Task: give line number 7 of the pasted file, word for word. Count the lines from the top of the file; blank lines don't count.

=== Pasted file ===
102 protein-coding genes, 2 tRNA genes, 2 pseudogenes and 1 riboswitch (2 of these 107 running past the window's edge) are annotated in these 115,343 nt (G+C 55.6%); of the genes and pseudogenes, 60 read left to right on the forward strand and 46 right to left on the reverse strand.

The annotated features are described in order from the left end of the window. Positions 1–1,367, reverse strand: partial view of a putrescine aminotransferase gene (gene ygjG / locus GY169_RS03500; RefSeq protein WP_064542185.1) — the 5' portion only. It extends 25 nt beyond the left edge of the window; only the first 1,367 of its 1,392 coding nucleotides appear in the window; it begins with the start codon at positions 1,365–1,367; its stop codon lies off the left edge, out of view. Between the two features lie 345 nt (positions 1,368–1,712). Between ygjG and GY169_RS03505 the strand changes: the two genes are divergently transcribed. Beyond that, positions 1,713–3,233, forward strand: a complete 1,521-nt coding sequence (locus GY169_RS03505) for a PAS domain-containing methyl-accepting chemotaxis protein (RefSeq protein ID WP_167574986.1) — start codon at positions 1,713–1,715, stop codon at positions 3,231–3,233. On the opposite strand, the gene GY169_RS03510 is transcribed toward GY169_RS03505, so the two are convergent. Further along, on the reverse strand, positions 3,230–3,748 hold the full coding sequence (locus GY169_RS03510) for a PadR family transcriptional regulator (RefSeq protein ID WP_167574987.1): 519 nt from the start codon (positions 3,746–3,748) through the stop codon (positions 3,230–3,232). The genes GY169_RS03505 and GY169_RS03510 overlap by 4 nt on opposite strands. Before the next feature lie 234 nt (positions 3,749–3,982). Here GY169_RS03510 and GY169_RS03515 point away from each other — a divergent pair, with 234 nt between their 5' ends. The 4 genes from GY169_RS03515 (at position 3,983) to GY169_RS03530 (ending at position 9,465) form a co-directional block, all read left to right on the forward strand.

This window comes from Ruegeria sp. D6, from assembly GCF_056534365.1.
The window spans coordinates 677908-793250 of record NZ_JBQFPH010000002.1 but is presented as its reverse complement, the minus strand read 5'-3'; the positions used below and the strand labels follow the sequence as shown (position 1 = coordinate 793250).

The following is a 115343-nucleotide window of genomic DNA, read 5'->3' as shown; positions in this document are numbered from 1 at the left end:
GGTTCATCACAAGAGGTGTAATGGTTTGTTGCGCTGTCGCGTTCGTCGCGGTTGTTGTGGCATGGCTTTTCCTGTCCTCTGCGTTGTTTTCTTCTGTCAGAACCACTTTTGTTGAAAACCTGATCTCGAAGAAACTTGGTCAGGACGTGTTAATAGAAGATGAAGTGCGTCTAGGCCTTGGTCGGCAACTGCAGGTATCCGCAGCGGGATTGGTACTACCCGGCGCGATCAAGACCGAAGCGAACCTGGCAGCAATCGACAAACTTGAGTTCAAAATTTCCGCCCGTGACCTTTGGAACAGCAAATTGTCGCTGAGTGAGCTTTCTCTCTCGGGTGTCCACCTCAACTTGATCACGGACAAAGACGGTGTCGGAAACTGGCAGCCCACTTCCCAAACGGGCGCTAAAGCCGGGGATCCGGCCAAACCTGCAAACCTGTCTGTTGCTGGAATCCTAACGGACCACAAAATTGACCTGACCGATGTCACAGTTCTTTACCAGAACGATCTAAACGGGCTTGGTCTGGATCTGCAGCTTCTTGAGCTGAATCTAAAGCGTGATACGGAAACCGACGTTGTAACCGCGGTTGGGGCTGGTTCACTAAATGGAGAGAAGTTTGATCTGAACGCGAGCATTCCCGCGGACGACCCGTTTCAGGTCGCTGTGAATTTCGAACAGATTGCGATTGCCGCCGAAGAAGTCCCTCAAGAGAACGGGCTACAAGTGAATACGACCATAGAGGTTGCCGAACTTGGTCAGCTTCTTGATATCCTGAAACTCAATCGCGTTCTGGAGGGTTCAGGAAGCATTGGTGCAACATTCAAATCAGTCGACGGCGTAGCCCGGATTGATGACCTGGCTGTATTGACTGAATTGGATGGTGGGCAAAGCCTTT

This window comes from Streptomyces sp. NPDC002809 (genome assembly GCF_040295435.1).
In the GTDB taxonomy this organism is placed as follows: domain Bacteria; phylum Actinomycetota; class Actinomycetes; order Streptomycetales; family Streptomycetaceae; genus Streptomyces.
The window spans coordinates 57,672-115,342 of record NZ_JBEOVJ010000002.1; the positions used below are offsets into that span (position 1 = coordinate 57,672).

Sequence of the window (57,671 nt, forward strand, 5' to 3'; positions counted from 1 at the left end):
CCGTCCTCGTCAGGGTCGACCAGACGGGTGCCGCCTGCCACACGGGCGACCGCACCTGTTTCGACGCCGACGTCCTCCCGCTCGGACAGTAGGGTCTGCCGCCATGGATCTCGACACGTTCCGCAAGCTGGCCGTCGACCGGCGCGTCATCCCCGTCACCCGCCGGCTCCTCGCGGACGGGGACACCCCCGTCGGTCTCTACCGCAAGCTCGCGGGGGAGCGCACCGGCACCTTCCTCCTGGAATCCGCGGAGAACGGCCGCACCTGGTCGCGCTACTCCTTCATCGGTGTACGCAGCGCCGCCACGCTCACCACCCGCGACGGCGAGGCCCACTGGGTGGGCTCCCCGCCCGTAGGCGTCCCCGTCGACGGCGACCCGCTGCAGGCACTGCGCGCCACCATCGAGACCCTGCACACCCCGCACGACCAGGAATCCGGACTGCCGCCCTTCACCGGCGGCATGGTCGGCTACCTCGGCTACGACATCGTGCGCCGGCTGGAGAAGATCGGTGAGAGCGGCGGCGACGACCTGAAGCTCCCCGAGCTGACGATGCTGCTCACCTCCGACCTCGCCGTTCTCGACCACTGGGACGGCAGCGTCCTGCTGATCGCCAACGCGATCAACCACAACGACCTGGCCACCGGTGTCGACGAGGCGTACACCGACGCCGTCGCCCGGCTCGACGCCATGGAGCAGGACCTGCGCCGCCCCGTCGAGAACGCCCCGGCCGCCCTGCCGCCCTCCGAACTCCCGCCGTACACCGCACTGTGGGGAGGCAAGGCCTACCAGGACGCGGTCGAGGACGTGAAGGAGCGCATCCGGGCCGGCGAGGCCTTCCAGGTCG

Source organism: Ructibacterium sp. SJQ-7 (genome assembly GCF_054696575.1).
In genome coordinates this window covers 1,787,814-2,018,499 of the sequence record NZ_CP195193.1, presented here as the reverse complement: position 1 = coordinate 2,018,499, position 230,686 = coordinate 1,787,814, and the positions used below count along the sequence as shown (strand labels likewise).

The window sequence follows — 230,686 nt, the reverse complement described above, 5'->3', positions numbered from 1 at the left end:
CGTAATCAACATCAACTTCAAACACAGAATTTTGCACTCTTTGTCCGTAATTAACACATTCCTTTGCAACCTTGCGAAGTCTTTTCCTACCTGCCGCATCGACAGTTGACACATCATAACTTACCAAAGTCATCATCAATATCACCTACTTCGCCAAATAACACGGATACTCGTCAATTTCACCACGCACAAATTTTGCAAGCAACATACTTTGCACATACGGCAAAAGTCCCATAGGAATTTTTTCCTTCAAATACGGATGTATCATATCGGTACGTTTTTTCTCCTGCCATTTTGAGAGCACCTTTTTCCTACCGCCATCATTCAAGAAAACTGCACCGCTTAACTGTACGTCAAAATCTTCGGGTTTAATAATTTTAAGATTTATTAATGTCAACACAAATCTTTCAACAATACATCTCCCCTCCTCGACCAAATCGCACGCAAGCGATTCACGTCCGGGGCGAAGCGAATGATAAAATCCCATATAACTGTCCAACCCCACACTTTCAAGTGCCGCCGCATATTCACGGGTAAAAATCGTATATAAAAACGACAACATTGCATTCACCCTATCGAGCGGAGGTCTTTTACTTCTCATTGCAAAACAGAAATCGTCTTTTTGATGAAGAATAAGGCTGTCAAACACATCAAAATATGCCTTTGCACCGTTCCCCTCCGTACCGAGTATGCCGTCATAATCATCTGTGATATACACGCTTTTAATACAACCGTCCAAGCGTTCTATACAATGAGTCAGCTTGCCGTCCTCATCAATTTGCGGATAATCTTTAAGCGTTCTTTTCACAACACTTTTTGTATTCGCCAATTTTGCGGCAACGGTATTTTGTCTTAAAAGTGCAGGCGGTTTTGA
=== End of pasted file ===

This window comes from Streptomyces sp. NPDC002809 (genome assembly GCF_040295435.1).